From Recognition to Reconciliation: Essays on the Constitutional Entrenchment of Aboriginal and Treaty Rights is a collection essays by 20 Indigenous and non-Indigenous scholars about the current understandings surrounding Aboriginal and Treaty Rights. More than thirty years ago, section 35 of the Constitution Act recognized and affirmed the existing Aboriginal and treaty rights of the Aboriginal peoples of Canada.
Canada's Residential Schools: The Metis Experience, Volume 3 addresses topics that are often ignored in the discussion of residential schooling. This title is part of The Final Report of the Truth and Reconciliation Commission of Canada. Constant changes in government policy meant that, at some times, Metis children were barred from residential schools, while, at other times, residential schools were the only schools that would accept Metis children. The Métis Experience focuses on an often-overlooked element of Canada’s residential school history.
Canada's Residential Schools: Reconciliation, Volume 6 establishes guiding principles and a framework for advancing reconciliation in Canadian society. This final volume of The Final Report of the Truth and Reconciliation Commission of Canada (TRC) identifies the challenges that must be overcome if reconciliation is to flourish in the twenty-first century and highlights the critical role that Aboriginal peoples' cultures, histories, and laws must play in the reconciliation process.
Canada's Residential Schools: The History, Part 1, Origins to 1939 is the The Final Report of the Truth and Reconciliation Commission of Canada, Volume 1, Part 1 from The Truth and Reconciliation Commission (TRC). Published by McGill-Queen's University Press the complete report is released in 7 individual volumes. The history of residential schools volume 1 is divided into 2 parts. Part 1 of Volume 1 describes Canada’s residential school system in the historical context of European campaigns to colonize and convert Indigenous people throughout the world.
Inspired by the signing of the 2006 Residential School Settlement Agreement in Canada, which provided a truth and reconciliation commission and compensation for survivors of residential schools, This Benevolent Experiment: Indigenous Boarding Schools, Genocide, and Redress in Canada and the United States offers a multilayered, comparative analysis of Indigenous boarding schools in the United States and Canada. Because of differing historical, political, and structural influences, the two countries have arrived at two very different responses to the harms caused by assimilative education.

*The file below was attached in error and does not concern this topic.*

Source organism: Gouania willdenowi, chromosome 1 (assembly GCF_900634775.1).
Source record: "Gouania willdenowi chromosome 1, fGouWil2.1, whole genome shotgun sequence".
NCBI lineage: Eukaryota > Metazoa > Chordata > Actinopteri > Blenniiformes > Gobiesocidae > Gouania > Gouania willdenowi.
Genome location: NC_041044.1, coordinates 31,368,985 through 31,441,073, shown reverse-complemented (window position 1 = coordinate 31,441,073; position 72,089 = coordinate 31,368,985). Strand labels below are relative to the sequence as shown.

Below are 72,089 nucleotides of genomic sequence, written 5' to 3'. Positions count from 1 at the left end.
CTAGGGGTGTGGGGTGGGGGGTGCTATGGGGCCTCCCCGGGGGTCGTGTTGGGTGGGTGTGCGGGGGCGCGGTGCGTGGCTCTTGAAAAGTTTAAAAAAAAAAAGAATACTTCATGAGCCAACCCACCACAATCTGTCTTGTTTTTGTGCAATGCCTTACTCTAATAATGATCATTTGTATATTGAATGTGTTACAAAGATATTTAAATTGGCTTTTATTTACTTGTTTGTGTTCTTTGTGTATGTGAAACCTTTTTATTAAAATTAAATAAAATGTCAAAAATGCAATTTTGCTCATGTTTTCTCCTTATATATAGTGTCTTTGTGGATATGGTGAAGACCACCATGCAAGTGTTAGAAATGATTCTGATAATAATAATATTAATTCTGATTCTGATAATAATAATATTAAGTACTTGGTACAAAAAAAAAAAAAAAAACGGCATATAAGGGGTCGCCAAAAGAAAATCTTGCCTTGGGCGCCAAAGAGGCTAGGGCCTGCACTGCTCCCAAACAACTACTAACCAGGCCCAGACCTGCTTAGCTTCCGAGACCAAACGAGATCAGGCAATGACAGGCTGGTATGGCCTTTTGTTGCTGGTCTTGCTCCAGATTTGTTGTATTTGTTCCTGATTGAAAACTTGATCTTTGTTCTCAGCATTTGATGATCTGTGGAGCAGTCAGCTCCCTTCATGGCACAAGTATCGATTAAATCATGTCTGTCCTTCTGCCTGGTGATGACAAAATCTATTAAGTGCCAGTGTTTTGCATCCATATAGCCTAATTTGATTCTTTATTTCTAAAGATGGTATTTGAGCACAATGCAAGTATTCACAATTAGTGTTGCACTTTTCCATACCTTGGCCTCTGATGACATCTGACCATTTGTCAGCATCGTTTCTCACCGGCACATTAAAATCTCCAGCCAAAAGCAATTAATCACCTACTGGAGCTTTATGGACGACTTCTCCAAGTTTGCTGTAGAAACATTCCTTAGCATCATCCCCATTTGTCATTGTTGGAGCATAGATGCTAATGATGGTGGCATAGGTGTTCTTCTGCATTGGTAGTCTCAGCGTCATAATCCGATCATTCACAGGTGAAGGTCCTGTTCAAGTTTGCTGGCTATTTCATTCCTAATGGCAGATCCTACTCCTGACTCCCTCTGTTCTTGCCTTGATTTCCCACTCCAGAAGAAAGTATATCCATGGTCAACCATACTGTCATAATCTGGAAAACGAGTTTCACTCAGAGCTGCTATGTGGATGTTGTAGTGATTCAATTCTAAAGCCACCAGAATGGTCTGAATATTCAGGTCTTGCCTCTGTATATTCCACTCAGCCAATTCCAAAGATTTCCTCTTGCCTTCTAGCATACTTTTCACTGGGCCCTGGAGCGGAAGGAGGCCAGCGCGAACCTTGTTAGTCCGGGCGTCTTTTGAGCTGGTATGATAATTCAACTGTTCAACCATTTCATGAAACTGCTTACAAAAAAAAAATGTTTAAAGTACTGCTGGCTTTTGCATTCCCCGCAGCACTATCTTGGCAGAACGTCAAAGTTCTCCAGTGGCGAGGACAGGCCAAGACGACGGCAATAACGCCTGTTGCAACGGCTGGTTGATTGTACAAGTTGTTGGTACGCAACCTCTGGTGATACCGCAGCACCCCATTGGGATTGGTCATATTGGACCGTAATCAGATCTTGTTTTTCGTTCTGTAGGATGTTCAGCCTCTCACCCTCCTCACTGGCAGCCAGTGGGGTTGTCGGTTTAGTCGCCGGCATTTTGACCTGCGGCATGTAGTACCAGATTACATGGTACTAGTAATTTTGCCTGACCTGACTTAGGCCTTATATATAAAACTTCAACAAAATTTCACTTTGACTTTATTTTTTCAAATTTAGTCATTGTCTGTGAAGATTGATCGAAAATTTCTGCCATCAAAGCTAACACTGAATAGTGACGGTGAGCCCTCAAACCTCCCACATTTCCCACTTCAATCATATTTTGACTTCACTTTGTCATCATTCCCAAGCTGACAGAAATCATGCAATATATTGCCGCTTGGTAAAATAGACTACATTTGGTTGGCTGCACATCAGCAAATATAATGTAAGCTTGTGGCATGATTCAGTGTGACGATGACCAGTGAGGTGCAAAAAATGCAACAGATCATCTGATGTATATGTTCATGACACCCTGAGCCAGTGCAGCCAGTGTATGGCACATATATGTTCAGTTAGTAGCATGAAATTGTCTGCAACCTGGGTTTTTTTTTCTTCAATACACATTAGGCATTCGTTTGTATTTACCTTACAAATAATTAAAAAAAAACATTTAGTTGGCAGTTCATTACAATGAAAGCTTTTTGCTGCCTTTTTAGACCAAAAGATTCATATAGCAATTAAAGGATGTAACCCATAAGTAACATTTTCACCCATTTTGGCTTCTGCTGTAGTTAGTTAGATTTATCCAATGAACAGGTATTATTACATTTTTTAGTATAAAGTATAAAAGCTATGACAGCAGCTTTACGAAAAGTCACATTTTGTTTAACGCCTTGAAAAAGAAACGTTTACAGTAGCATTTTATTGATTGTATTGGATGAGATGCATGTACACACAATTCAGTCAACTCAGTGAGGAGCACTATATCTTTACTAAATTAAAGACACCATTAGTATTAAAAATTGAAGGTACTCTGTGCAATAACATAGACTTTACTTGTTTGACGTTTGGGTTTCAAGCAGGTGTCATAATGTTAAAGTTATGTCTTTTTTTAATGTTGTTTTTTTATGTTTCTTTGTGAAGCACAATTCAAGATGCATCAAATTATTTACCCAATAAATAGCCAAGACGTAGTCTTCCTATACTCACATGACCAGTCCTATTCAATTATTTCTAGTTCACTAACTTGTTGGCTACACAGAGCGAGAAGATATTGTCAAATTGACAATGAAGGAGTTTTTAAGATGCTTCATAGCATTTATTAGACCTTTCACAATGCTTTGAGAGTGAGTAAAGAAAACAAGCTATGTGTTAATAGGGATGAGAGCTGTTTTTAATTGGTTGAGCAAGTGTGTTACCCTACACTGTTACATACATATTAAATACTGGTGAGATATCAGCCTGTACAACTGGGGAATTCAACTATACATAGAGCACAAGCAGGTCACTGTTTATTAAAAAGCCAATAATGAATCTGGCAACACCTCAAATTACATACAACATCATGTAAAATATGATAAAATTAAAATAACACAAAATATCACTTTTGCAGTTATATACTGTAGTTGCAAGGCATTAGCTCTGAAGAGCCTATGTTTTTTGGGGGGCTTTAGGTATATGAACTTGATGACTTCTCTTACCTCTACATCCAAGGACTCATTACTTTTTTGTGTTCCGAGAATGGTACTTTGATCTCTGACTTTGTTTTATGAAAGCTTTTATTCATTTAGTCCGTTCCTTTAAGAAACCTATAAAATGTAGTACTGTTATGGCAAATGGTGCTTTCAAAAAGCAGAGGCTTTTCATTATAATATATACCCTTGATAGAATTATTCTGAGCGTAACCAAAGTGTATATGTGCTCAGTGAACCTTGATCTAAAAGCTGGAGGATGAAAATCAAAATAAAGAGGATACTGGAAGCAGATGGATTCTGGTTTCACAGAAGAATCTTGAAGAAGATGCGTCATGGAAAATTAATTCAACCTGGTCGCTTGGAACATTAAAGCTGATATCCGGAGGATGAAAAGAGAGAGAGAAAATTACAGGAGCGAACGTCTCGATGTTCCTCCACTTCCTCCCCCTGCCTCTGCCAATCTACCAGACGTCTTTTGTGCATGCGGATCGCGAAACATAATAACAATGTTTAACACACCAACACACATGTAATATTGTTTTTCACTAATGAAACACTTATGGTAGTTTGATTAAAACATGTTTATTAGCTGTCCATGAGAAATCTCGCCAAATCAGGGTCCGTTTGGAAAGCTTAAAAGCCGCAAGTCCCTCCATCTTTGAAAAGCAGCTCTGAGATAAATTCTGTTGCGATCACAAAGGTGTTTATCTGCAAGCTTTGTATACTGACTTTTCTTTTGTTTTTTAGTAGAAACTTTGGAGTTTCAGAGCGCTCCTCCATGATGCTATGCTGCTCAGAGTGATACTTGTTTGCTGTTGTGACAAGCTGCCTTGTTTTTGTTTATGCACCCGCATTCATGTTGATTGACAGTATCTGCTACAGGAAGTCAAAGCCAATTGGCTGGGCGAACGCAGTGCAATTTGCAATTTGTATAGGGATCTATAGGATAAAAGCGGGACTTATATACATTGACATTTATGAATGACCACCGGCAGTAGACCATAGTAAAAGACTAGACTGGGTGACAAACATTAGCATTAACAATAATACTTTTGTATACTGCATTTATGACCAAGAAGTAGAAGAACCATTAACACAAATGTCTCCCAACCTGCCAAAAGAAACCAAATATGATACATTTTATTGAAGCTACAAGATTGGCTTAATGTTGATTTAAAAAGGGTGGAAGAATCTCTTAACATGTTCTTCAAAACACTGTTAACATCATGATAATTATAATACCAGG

Hiawatha and the Peacemaker is an outstanding picture book that explains the essential knowledge about the Haudenosaunee Great Law of Peace retold for readers in grade 4 and up. Six Nations musician Robbie Robertson (formerly of The Band) teams up with American artist David Shannon to create a richly illustrated account of the journey of Hiawatha and the Peacemaker who brought the message of peace, power, and righteousness to five warring nations (the Mohawk, Oneida, Cayuga, Seneca, and the Onondaga).
Moving Aboriginal Health Forward: Discarding Canada's Legal Barriers is an historical examination of Canadian legal regimes and the negative impact they have had on the health of Aboriginal peoples. Everything from the early ban on traditional practices to the constitutional division of powers is examined (including who is responsible for off-reserve Indians under the Constitution). The author argues there is a clear connection between the health of individuals and the legal regime under which they live, and that our legal regime is one of the determinants of health.
Arts of Engagement: Taking Aesthetic Action In and Beyond Canada's Truth and Reconciliation Commission focuses on the role that music, film, visual art, and Indigenous cultural practices play in and beyond Canada’s Truth and Reconciliation Commission on Indian Residential Schools. Contributors here examine the impact of aesthetic and sensory experience in residential school history, at TRC national and community events, and in artwork and exhibitions not affiliated with the TRC.
Introduction to Indigenous Literary Criticism in Canada editors, Armand Garnet Ruffo and Heather Macfarlane, gathered this collection that serves to trace the development of Indigenous literatures while highlighting major trends and themes. The anthology collects 26 indispensable critical essays, from E. Pauline Johnson to Daniel Heath Justice. Though Canadian critics and writers are emphasized, some key works of Native American literary criticism such as N. Scott Momaday, Kimberley Blaeser, Qwo-Li Driskill, and Daniel Heath Justice are also included.
The Reason You Walk is one of five finalists for the 2016 RBC Taylor Prize for literary non-fiction. 2016 recipient of Kobo Emerging Writer Prize for non-fiction. When his father was given a diagnosis of terminal cancer, Winnipeg broadcaster and musician Wab Kinew (Ojibways of Onigaming First Nation) decided to spend a year reconnecting with the accomplished but distant Ojibwe man who'd raised him. The Reason You Walk spans the year 2012, chronicling painful moments in the past and celebrating renewed hopes and dreams for the future.